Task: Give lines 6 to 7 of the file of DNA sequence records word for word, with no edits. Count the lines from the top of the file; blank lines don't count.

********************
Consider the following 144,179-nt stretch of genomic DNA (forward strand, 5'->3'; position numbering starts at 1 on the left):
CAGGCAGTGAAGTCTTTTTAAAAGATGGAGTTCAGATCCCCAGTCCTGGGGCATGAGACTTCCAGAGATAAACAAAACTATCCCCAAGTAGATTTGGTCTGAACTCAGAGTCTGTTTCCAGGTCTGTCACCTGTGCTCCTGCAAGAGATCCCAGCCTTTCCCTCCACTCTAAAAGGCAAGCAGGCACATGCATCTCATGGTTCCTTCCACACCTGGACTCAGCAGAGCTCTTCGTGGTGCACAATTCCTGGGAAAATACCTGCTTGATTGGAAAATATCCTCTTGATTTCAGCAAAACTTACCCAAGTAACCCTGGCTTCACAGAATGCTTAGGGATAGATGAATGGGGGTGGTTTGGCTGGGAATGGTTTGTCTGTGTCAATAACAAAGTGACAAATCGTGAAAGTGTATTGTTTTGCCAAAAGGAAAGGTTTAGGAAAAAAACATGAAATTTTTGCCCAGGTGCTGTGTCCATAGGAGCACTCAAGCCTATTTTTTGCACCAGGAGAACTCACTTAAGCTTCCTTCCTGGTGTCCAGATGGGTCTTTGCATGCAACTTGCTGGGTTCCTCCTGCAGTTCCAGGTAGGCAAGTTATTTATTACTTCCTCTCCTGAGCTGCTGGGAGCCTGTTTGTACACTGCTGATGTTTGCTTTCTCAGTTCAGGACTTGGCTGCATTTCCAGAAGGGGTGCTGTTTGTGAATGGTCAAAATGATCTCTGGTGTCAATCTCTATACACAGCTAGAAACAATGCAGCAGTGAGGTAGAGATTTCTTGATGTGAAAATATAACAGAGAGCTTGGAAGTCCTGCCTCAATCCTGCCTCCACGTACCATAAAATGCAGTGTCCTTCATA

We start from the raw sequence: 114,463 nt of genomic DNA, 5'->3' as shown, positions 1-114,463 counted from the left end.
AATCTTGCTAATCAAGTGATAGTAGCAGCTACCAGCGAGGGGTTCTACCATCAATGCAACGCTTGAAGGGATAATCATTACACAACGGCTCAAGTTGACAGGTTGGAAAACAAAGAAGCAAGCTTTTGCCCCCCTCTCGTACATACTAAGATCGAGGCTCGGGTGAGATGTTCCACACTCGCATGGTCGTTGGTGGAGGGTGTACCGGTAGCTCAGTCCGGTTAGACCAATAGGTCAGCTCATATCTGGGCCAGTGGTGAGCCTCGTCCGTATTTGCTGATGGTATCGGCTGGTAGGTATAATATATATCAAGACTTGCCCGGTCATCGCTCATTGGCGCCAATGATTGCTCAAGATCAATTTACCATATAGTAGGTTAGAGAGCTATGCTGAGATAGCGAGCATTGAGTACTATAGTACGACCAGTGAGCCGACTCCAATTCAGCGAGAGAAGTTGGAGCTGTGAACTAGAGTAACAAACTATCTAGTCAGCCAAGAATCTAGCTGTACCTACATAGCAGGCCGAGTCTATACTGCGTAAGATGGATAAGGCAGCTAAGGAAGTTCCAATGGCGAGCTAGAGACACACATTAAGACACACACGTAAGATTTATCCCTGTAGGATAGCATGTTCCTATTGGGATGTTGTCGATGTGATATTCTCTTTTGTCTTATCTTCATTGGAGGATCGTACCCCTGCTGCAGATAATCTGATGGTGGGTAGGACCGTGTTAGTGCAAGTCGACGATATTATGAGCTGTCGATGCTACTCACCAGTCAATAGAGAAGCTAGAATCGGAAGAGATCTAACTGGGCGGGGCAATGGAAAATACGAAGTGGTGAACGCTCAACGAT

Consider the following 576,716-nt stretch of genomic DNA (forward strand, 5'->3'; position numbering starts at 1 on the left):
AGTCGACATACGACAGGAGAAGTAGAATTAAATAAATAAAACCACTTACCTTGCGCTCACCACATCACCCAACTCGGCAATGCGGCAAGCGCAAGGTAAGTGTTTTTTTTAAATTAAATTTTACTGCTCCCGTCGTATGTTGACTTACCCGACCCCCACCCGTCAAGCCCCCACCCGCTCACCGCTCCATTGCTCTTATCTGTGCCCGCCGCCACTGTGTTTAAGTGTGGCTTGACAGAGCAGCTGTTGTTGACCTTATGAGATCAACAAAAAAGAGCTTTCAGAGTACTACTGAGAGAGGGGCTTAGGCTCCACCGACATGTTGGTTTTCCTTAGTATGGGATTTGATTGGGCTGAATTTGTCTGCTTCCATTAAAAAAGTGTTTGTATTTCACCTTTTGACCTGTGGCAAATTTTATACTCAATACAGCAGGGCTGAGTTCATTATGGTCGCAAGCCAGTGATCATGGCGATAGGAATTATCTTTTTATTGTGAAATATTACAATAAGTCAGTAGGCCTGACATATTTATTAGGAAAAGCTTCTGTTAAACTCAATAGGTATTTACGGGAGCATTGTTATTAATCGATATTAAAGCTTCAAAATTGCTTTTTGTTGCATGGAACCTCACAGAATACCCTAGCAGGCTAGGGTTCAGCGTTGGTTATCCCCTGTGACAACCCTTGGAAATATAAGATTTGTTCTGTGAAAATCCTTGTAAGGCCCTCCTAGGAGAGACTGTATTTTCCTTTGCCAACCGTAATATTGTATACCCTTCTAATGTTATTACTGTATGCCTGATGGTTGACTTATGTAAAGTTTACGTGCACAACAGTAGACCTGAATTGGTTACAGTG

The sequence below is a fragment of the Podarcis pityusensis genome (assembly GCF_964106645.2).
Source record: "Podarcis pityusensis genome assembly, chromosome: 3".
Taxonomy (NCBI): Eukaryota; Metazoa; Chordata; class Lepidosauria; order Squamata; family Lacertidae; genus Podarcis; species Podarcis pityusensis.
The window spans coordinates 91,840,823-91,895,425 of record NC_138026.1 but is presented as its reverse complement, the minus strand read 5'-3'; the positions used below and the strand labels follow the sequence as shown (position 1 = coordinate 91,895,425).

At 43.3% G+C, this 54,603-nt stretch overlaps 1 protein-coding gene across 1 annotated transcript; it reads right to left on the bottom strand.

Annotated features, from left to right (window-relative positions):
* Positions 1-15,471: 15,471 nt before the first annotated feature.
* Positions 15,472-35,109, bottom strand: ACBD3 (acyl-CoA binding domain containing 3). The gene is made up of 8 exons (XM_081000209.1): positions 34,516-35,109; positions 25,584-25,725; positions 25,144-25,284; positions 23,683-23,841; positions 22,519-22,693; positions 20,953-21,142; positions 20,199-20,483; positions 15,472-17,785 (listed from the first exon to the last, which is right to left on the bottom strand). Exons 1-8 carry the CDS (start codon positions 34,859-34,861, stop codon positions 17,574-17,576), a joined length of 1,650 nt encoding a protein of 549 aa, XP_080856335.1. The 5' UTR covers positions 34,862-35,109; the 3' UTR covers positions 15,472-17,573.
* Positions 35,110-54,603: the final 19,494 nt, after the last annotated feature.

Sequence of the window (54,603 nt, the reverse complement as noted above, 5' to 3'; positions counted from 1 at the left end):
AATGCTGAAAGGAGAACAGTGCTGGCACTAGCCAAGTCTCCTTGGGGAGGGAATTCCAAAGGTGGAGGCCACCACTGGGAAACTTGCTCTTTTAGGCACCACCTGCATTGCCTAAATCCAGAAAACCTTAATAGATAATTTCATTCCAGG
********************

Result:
AGTCGACATACGACAGGAGAAGTAGAATTAAATAAATAAAACCACTTACCTTGCGCTCACCACATCACCCAACTCGGCAATGCGGCAAGCGCAAGGTAAGTGTTTTTTTTAAATTAAATTTTACTGCTCCCGTCGTATGTTGACTTACCCGACCCCCACCCGTCAAGCCCCCACCCGCTCACCGCTCCATTGCTCTTATCTGTGCCCGCCGCCACTGTGTTTAAGTGTGGCTTGACAGAGCAGCTGTTGTTGACCTTATGAGATCAACAAAAAAGAGCTTTCAGAGTACTACTGAGAGAGGGGCTTAGGCTCCACCGACATGTTGGTTTTCCTTAGTATGGGATTTGATTGGGCTGAATTTGTCTGCTTCCATTAAAAAAGTGTTTGTATTTCACCTTTTGACCTGTGGCAAATTTTATACTCAATACAGCAGGGCTGAGTTCATTATGGTCGCAAGCCAGTGATCATGGCGATAGGAATTATCTTTTTATTGTGAAATATTACAATAAGTCAGTAGGCCTGACATATTTATTAGGAAAAGCTTCTGTTAAACTCAATAGGTATTTACGGGAGCATTGTTATTAATCGATATTAAAGCTTCAAAATTGCTTTTTGTTGCATGGAACCTCACAGAATACCCTAGCAGGCTAGGGTTCAGCGTTGGTTATCCCCTGTGACAACCCTTGGAAATATAAGATTTGTTCTGTGAAAATCCTTGTAAGGCCCTCCTAGGAGAGACTGTATTTTCCTTTGCCAACCGTAATATTGTATACCCTTCTAATGTTATTACTGTATGCCTGATGGTTGACTTATGTAAAGTTTACGTGCACAACAGTAGACCTGAATTGGTTACAGTG

The sequence below is a fragment of the Podarcis pityusensis genome (assembly GCF_964106645.2).